7. Cold & Flu

The most common cause of sore throat is upper respiratory viral infection, for example common cold or flu. The cold virus can directly affect the throat, creating a persistent burning feeling, plus coughing and constant throat clearing can be irritating, making swallowing painful.

Sore throat is less common in influenza virus infection, but you may find that “it hurts when I swallow”. One difference between cold and flu is that flu tends to come on much quicker and the symptoms are more serious.

8. Dry Air

Your throat is easily damaged with dry air, for example from forced-air heating or air conditioning. These processes remove much of the moisture in air, so it’s more irritating when you inhale.

People who breathe through their mouth, perhaps because of a stuffy nose, or if the mouth is open when sleeping, are more likely to suffer. This is because your nose humidifies air before it passes down your throat. In mouth-breathing, the dry air comes into direct contact with the throat, irritating it.

9. Allergies

Allergies from pollen, dust, or dander, collectively termed hay fever, can cause throat discomfort, along with watery eyes, runny nose, and sneezing. The symptoms will generally be worse during hay fever season. However, you’re more likely to feel itching than pain.

Your condition may worsen after eating particular foods, with symptoms including stomach cramps, diarrhea, itchy mouth, and throat irritation. If you notice this, particularly after eating citrus fruit, grains, dairy, or nuts, ask your doctor to test you for allergies.

What You Can Do to Soothe the Pain

When you feel that “it hurts when I swallow”, the best strategy is to get plenty of rest, as long as your symptoms do not suggest a cold, sinusitis, laryngitis, or allergies. You may also want to try one of the following home remedies:

  • Make sure you drink lots of fluids, particularly if you have an infection, for example tonsillitis or the common cold.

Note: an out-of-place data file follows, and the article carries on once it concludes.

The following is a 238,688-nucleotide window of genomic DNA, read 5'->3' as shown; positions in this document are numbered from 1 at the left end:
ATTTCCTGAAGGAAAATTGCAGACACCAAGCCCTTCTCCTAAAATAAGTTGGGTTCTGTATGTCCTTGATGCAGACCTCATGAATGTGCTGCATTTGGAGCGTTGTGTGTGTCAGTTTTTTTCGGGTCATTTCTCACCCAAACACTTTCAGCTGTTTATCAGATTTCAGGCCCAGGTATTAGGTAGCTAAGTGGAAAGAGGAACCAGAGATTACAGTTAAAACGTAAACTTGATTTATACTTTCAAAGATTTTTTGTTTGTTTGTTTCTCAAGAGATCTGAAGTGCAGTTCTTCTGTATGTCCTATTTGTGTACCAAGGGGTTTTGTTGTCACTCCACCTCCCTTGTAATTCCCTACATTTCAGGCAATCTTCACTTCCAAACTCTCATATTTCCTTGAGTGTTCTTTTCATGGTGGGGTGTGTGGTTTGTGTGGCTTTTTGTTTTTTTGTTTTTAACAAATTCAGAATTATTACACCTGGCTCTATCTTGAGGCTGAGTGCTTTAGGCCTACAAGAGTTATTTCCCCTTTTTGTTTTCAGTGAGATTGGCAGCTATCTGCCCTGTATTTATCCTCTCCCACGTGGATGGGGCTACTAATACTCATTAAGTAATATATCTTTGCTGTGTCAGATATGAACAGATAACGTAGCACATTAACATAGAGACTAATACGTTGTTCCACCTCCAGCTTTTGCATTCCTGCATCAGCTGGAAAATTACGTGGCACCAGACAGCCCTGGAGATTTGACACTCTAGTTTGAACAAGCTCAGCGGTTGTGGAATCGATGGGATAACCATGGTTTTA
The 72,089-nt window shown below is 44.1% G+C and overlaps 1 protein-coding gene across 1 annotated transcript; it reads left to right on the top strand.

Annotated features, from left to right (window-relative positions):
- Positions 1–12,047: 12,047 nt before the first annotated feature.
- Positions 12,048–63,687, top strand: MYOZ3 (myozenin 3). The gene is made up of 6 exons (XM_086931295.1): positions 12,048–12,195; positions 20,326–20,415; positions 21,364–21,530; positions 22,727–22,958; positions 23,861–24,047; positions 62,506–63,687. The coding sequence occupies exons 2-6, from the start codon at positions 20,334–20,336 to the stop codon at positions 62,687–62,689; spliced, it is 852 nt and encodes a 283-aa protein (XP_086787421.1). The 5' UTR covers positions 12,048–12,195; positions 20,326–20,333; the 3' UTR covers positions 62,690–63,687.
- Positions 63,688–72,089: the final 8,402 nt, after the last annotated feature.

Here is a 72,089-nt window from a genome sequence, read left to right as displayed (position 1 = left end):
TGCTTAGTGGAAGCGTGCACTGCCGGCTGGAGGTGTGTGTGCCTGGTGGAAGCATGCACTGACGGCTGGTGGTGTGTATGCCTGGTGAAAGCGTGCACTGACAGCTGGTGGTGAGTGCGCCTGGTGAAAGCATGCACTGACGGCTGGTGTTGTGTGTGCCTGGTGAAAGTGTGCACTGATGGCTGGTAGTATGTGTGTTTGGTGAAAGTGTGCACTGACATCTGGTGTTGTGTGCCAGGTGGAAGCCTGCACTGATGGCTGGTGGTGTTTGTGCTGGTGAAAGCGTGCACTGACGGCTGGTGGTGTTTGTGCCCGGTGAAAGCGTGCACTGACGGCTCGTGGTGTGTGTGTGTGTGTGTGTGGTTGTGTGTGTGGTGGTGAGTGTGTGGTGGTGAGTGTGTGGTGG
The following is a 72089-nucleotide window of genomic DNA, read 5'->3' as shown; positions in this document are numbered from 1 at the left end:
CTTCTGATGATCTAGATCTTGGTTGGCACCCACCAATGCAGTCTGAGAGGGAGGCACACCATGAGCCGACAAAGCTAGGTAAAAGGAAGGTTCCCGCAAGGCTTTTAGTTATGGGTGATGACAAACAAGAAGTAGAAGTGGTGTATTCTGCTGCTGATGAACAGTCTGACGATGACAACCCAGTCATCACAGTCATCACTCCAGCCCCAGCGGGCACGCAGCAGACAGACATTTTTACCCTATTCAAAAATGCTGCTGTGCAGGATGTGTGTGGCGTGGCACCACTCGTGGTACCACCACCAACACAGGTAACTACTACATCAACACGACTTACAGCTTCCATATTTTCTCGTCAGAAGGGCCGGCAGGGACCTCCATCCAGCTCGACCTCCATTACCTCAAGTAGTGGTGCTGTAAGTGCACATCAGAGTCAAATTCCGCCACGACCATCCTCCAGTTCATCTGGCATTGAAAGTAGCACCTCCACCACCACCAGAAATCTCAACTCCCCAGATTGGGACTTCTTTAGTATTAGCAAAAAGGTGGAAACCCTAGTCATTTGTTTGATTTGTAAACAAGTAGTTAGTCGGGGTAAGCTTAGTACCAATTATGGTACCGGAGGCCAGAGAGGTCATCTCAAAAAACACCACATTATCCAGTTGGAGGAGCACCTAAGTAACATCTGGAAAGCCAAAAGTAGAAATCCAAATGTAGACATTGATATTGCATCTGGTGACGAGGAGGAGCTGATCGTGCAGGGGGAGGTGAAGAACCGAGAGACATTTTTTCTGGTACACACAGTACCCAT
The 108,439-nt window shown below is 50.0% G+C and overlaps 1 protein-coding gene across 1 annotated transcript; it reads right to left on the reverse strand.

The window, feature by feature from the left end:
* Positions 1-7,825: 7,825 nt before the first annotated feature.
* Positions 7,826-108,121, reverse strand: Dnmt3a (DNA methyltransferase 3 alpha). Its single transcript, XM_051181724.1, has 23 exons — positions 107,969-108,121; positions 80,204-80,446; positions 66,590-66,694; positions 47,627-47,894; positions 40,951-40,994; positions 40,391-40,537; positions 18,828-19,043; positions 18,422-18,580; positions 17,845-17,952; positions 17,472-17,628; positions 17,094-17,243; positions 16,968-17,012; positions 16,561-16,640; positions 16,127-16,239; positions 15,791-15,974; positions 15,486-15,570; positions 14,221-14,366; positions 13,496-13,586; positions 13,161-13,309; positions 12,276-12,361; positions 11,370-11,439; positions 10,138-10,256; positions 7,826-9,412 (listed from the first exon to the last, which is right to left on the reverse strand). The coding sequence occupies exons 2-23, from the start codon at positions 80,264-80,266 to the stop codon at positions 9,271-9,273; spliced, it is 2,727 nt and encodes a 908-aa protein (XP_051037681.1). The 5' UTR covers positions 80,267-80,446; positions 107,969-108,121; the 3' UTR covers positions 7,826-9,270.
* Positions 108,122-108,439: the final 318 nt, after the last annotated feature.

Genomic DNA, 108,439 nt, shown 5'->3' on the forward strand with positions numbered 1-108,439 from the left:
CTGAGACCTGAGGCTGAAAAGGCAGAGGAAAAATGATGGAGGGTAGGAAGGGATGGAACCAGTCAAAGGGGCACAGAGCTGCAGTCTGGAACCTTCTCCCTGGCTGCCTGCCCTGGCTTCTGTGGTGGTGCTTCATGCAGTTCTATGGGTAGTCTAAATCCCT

• Mix some salt into warm water and gargle with this mixture. However, be careful not to use too much salt, as this may make your throat worse. The water should be just salty enough to ease your pain. Alternatively, try gargling with apple cider vinegar. This has natural anti-bacterial effects, so is effective for sore throat.
  • For some short-term pain relief, try sucking on some hard candy or a throat lozenge. These are not recommended for children, as they are a choking risk.
  • You may find your symptoms ease if you use a humidifier, particularly if you breathe through your mouth or have been exposed to dry air.
  • If you have strep throat, you’ll need to see a healthcare professional straight away. Your doctor can then prescribe anti-inflammatory drugs or antibiotics, if necessary. If you do receive antibiotics, you need to complete the course to prevent antibiotic resistance developing.
  • Eat lots of vitamin C-rich fruit and vegetables. Vitamin C boosts your immune system, helping you fight bacterial and viral infections.

When to See a Doctor

If you have any of the following symptoms in addition to painful swallowing, speak to a healthcare professional:

  • Bloody or black-colored stools
  • Weight loss
  • Breathlessness or lightheadedness
  • Chills
  • Fever
  • Heartburn
  • Coughing
  • Wheezing
  • Abdominal pain
  • Nausea and/or vomiting
  • A sour taste in your mouth